Seafood, Creole and Italian Seasoning Mixes

There are a lot of seasoning mixes that I used to take for granted back in the US, when they were easy to come by in large jars on any supermarket shelf. I recently dug up a few recipes that called for such seasonings and realized that I could no longer get the brand name versions by just going across the street. Luckily, the internet provided — in the form of homemade seasoning mix recipes that are pretty darn close, if not perfect matches. As usual, they are much cheaper than the retail versions and are rather fun to make! I might just mix up some of these and package them nicely to put in holiday gift baskets this year.

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To the left, Emeril’s Essence Creole seasoning mix. To the right, Old Bay seafood seasoning mix. On the top, a very nice Italian seasoning mix. All three whipped up in the space of fifteen minutes using only measuring spoons, plastic bags, and a bit of food processor action. I made smallish batches, just enough for a couple of recipes each, so that my supply would stay fresh. They’re all made from spices and herbs that I already have on hand, so there’s no point in making too much and having it go stale. That was always the most annoying part of buying a whole canister of the stuff at the market — worrying that you wouldn’t use it all before it lost its punch. For recipes and more pictures, click on!

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For the Italian mix, I used AR’s Italian Seasoning I Recipe. It is a bit more complex than the throw-together-four-herbs mix I usually use and has a wonderful aroma. The ratio is very simple — 1:1 for everything. Use the same amount of all of these items, however much is appropriate for the end amount of seasoning you want.  For the above, I took a tablespoon of each: dried basil, dried oregano, dried rosemary, dried marjoram, dried thyme, dried savory, red pepper flakes. The recipe also called for dried cilantro, which I did not have available. I considered using ground coriander, but that’s not quite the same thing and I didn’t want to mess around with what was already a nice mix. The same holds true when you’re putting together your own mix — with this many ingredients, I’d say that leaving one off won’t be a huge impact, as long as it isn’t one of the core Italian herbs (basil, oregano, marjoram and thyme).

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To mix them together, I just threw everything together into a ziploc bag and shook it until it was blended. You could use a food processor, of course, but I rather like the coarse texture in this particular case. You don’t want herbs like this to be too powdery — the little flakes are usually meant to show up in the finished dish.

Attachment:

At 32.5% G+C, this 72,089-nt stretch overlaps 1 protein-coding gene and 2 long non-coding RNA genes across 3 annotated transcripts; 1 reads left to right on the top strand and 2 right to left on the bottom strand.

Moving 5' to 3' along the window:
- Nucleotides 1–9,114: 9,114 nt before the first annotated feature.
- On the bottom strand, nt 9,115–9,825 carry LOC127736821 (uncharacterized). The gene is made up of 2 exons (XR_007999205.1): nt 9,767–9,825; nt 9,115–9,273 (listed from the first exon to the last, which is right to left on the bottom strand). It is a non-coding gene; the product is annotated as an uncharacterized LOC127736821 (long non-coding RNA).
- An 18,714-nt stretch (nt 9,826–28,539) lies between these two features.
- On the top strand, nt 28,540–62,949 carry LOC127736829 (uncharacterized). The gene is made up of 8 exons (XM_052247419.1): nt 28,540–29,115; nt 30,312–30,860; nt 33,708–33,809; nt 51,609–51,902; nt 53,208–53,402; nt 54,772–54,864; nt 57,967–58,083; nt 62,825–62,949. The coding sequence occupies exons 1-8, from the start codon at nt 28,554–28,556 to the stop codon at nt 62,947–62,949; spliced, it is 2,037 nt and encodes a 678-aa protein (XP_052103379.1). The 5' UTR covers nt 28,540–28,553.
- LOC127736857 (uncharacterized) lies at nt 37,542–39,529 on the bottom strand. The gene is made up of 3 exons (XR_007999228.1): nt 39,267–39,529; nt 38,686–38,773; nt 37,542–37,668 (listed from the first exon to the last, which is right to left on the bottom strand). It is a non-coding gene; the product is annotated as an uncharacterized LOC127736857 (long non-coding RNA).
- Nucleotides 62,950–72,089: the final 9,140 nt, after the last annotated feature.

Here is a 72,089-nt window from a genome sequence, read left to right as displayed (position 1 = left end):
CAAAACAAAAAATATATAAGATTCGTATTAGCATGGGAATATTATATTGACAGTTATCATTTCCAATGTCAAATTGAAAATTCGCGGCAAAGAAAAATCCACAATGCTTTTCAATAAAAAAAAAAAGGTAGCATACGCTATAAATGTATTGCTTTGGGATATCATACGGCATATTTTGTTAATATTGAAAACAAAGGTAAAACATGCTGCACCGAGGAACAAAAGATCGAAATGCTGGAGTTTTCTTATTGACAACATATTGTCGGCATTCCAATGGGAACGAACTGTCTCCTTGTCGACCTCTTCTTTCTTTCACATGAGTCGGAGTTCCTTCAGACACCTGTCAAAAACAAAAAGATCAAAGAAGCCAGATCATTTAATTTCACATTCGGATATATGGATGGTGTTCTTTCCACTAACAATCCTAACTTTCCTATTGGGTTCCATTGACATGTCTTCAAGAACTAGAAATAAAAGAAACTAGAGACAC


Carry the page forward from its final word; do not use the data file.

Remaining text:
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Next, I made up a bag of seafood seasoning similar to Old Bay, using this recipe from eHow. This one has several different ratios and a variety of components, some which required me to do some last-minute grinding. I used pre-ground whenever possible, however — something that was probably intended by the recipe-writer as well. Pre-ground spices that have been sitting on the shelf are a bit milder than their freshly ground counterparts, and that is something to take into consideration as you’re mixing. I read a comment somewhere else that somebody tried to do this with freshly ground spices and ended up with something too far over on the pumpkin pie end of the spectrum. So be forewarned if you’re using freshly ground, and sample a bit to make sure you’re on the right track. You might have to add more on the savory end to balance things out if that happens.

You will need: 2 tbsp. bay leaf powder (I pulverized whole bay leaves), 2 tbsp. celery salt (I used a 1:1 of sea salt and powdered celery seed), 1 tbsp. dried mustard (mine was freshly ground), 2 tsp. freshly ground black pepper, 2 tsp. ground ginger, 2 tsp. sweet paprika, 1 tsp. ground white pepper, 1 tsp. ground nutmeg, 1 tsp. ground cloves, 1 tsp. ground allspice, 1/2 tsp. crushed red pepper flakes, 1/2 tsp. ground mace (I omitted this, mostly because I only had whole mace and didn’t see the point of grinding it when I already had all those other pumpkin pie spices in there), 1/2 tsp. ground cardamom, and 1/4 tsp. ground cinnamon.

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I popped everything in the grinder and pulsed until it was uniform. This one definitely has a very unique smell to it.

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This last one is one of my favorites. I had a generous jar of it next to the stove at the old apartment and it was my go-to mix for sprinkling on anything that needed a bit of flavor. Emeril’s Essence Creole Seasoning, straight from Emeril Lagasse’s website.

You’ll need: 2 1/2 tablespoons paprika, 2 tablespoons sea salt, 2 tablespoons garlic powder, 1 tablespoon black pepper, 1 tablespoon onion powder, 1 tablespoon cayenne pepper, 1 tablespoon dried leaf oregano, 1 tablespoon dried thyme. Shake it up in a plastic bag and you’re good to go!

2 Comments:

  1. Pingback: Crawfish and Crab Étouffée « Velvet Kerfuffle Kitchen and Garden

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